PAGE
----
Friday, January 05, 2007

The ego and trader forums

I notice many people on Trading forums try to make market calls in real time only to be wrong, and they end up taking big losses. I did it in the past. I've made a ton of mistakes as a trader and I realize that it was because I didn't having a strategy and that I let emotions take over during the worst of times.

Posting realtime trades on a message board, you feel married to the position because your "ego" is on the line and you want others to see that you were right all along and you end up lowering your stop and taking a bigger loss then you would have if you didn't feel the extra pressure.

I stopped all chat rooms and forums while trading realtime. It's hard enough trading. I don't need to be making market calls and typing on a chat or forum to prove to others that I can trade, and I don't have time to be reading what others are typing during the first hour of trading when I'm watching for my setup to occur. What is the purpose of chat rooms then? So you can teach/learn from others?????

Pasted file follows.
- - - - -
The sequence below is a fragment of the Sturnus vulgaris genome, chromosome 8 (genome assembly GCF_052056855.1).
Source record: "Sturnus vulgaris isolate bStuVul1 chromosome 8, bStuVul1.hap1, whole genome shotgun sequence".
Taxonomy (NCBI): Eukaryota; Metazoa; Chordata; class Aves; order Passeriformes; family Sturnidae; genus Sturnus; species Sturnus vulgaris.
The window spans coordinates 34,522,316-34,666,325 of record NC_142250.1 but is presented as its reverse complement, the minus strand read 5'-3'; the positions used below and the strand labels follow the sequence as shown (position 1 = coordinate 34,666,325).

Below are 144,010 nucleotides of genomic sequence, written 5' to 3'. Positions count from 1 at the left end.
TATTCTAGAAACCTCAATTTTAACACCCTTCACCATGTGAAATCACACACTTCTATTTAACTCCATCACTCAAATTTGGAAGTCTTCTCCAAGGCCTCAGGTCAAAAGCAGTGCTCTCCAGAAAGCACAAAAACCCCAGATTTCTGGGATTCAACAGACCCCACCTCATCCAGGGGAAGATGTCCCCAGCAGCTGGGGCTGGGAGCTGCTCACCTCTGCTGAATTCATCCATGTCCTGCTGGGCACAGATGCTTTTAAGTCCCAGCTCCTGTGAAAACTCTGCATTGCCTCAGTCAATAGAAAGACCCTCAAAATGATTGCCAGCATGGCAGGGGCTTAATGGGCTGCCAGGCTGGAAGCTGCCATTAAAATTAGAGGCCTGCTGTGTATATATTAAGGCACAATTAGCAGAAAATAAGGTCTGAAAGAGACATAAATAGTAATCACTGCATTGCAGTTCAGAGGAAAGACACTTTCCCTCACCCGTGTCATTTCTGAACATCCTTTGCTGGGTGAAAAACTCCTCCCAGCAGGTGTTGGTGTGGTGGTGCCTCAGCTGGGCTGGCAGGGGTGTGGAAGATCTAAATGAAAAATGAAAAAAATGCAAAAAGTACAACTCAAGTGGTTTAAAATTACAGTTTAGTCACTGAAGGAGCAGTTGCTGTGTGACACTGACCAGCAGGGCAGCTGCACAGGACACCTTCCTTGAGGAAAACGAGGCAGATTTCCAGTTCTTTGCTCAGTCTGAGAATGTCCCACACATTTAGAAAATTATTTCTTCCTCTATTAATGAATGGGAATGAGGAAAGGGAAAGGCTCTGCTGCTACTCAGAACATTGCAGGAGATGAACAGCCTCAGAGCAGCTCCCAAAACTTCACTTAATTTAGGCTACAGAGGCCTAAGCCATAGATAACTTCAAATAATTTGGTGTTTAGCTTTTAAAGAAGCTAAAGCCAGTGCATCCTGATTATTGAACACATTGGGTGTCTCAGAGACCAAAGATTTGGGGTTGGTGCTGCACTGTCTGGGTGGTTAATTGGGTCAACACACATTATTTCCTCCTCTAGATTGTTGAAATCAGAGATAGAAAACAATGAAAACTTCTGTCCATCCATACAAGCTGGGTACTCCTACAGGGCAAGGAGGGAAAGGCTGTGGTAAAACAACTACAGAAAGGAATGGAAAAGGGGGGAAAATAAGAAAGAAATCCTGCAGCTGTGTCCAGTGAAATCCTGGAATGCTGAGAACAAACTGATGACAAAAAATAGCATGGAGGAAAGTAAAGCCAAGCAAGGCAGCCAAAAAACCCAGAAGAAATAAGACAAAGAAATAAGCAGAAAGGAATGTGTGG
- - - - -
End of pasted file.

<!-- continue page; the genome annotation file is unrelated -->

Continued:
I don't think I've learned anything from others. Everything I've learned has been through trial and error. An expensive education, but you remember what you learned and have more confidence in your trades when you find your strategy.(if you find your strategy)

My strategy on scalping stocks is watching a whole sub sector of oil stocks with high correlation and looking for stop running away from the sectors trend and trading that stocks divergence back into the sectors true direction, and also watch QM / USO for breakouts that occur and enter into the oil stocks before others notice and react to the move in oil. I plan on testing a new strategy on stocks in the next month that focuses on NR5-NR7 stocks and looking for pattern breakouts that have a high probability of making a big move.


nodoodahs on 4:50 AM said...

I'm with you on the boards and blogs sometimes being a pollutant to my trading. I need to be confident of my own opinion while doing two other things: (1) draw the line in the sand where I know my opinion was wrong; and (2) admit I'm wrong when I am.

Listening to the opinions of others about my trades or about the market direction is more often than not a contaminant. It leads to half-assed trading in my case, which is why I take others' opinions as *entertainment* nowadays.

I like you blog!

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